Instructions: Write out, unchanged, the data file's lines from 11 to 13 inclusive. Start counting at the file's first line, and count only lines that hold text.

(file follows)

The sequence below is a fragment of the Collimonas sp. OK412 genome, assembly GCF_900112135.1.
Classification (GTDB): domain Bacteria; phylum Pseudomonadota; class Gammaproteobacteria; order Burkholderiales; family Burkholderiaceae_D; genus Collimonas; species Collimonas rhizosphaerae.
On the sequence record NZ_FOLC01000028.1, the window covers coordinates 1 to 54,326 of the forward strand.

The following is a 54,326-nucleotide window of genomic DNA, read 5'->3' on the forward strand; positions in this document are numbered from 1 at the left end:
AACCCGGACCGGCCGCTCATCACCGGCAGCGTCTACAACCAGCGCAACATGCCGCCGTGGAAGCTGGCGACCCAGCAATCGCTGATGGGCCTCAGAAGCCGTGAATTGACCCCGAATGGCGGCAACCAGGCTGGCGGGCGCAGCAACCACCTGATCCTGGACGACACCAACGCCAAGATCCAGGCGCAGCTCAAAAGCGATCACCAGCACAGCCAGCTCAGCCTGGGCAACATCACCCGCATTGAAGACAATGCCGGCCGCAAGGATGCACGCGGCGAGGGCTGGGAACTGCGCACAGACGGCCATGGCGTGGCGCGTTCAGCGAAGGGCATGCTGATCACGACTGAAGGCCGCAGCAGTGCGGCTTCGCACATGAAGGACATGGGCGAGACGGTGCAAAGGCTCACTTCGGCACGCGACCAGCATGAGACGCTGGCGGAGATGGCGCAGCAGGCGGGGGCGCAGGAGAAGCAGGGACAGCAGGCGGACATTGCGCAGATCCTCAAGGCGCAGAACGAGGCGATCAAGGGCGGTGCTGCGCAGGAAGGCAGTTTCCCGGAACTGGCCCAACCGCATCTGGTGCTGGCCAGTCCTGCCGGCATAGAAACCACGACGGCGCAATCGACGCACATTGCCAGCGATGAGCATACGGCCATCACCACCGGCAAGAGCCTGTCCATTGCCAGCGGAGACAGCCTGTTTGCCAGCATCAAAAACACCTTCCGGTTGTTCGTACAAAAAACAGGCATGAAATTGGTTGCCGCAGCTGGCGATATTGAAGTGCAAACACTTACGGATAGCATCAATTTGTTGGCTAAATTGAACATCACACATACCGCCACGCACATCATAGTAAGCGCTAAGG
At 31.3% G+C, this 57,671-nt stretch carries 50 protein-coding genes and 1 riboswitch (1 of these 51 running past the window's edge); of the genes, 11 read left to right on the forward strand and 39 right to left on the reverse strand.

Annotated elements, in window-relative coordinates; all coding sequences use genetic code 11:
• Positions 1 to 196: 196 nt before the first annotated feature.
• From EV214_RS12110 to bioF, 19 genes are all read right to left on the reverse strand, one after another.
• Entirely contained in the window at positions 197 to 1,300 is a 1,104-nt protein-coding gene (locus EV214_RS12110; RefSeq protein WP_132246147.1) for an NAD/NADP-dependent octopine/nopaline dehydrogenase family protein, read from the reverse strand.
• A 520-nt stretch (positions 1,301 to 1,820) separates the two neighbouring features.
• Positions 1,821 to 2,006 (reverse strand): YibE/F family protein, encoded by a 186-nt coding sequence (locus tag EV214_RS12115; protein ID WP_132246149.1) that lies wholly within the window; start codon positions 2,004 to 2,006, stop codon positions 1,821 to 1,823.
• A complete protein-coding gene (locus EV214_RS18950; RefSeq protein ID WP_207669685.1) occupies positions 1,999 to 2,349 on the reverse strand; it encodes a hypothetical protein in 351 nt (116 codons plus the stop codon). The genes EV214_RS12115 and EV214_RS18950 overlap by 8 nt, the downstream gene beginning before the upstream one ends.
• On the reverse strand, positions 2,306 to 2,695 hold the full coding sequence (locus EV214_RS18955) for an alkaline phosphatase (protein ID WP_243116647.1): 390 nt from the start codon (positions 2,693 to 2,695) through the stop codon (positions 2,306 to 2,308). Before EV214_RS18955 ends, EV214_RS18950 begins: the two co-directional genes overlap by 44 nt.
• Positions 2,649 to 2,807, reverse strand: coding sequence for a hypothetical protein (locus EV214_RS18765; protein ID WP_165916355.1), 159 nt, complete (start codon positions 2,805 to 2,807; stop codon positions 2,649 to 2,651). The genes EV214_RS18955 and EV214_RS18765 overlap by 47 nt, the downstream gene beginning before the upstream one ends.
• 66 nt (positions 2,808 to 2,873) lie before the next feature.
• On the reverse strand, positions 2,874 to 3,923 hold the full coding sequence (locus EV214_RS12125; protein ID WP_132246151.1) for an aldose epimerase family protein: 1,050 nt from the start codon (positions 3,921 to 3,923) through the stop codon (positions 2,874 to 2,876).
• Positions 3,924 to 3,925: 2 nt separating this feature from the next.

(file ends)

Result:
• A 520-nt stretch (positions 1,301 to 1,820) separates the two neighbouring features.
• Positions 1,821 to 2,006 (reverse strand): YibE/F family protein, encoded by a 186-nt coding sequence (locus tag EV214_RS12115; protein ID WP_132246149.1) that lies wholly within the window; start codon positions 2,004 to 2,006, stop codon positions 1,821 to 1,823.
• A complete protein-coding gene (locus EV214_RS18950; RefSeq protein ID WP_207669685.1) occupies positions 1,999 to 2,349 on the reverse strand; it encodes a hypothetical protein in 351 nt (116 codons plus the stop codon). The genes EV214_RS12115 and EV214_RS18950 overlap by 8 nt, the downstream gene beginning before the upstream one ends.